Last weekend, The Center for Art and Performance at UCLA hosted Sankai Juku (a Japanese company rooted in Butoh) in their touring performance Umusuna, a word meaning ‘memories’, or more deeply ‘one's place of birth’. For those of you who don’t know, Butoh is a kind of improvisation, a form of dance theater that practices movement from an internal initiation rather than consciously moving.
In the program for the show, or even the website page on UCLA Royce Hall, the presenting organization did not emphasize or advertise the performance as Butoh, which may not have been the smartest move. It’s difficult to be thrown into Butoh as a spectator if you have no idea what you’re getting, especially when the preview looks more exciting than the show actually is. The style of dance would be better advertised as a form of meditation or hypnosis, which would bring in a more loving audience. If you go into this performance expecting something crazy or just a ‘normal’ dance performance, you will most likely find yourself bored. Especially if the other audience members around you are less interested than you.
The theme of the work was about time; the set included balance scales holding hour glasses with sand that continuously poured out as the show progressed. The humorous irony of this set design is that watching hour glasses is painfully slow, creating a sense of uncomfortable angst. As humans, time is something we fear for it is ultimately our impending doom, and therefore we don’t like to be faced with watching time unless we have to. On top of watching time slowly go by, you can’t help but think maybe you’re wasting 90 minutes of your life with no intermission. The dancers embodied this story of fear and imbalance through energetic turmoil and anguish, but they also told the benefits of what time can bring such as growth and evolutionary advances, along with how peaceful and happy life can be within balance.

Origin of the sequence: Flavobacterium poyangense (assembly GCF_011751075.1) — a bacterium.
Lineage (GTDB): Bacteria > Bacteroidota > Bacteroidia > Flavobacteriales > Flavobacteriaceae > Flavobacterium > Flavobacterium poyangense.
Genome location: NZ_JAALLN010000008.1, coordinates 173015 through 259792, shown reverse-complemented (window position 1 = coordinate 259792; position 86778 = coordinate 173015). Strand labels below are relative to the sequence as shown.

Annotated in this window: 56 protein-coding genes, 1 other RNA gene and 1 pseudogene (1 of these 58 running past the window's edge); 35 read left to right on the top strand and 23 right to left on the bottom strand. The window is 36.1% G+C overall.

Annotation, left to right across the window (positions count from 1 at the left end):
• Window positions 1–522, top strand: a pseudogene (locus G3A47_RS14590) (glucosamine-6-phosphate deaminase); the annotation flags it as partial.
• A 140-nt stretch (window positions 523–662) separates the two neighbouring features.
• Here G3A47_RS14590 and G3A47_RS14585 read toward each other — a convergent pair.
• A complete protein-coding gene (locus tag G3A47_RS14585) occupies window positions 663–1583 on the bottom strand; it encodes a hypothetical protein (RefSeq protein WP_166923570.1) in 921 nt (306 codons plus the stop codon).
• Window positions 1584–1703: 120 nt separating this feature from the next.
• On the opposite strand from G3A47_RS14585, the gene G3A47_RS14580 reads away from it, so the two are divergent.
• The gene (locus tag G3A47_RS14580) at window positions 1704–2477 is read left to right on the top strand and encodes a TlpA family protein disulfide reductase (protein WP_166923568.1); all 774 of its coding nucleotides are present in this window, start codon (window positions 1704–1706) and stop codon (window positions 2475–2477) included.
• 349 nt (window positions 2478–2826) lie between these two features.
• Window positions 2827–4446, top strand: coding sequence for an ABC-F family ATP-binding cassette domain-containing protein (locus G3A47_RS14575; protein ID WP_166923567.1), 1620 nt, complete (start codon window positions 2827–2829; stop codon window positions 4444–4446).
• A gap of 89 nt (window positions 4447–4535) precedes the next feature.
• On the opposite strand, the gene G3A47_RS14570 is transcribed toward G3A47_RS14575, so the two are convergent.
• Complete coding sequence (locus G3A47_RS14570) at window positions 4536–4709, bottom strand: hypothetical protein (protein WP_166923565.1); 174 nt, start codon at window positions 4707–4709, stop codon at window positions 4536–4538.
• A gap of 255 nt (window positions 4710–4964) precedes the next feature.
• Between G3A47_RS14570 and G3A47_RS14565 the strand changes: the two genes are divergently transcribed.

In a way the piece was a test of patience and inner tranquility and provided a spark of motivation to go live life fully. If you’re a dancer, you’re probably going to be set free, like a racehorse from the starting gate; suddenly you need to dance like a maniac to make up for how minimal and controlled the performance was. If it weren’t for the set, lighting, costume, and makeup, it would be hard to understand the story or the theme of the choreography since the intrinsic aspects were repetitive. The performance was like being trapped in the movie The Cell: everything was eerie, uncomfortable, confusing, deceiving and slightly frightening. The esthetics were mostly dark and creepy, you couldn’t really tell who was male or female, or if they were even suppose to be human.
This company is brave to bring themselves to LA, a city where everyone is impatient and dying to be unleashed, a place of relentless technology and multitasking, a place built on its production of over stimulating entertainment, a place that never stops except in the torment of traffic to breed agitation and aggression. While Japan’s culture has these things in common with LA, we make our entertainment reflect our lives in all of it’s chaos and exaggeration, while Japanese culture has always created time and space for tranquil artistic expression; their audiences have been trained to switch gears and process. Japanese culture values the art of subdulty, something western culture has become numb to.
If you surrender to the performance and let yourself become hypnotized you will love it, but if you allow yourself to be distracted by your neighbor who either fell asleep, constantly looks at their phone, shifts, taps, or keeps trying to read the program, you won’t make it through easily. This is the type of performance you should see by yourself, or with someone you know will appreciate the slow beauty in life, for the key to this performance is lack of distraction and silencing your own inner voice to simply absorb.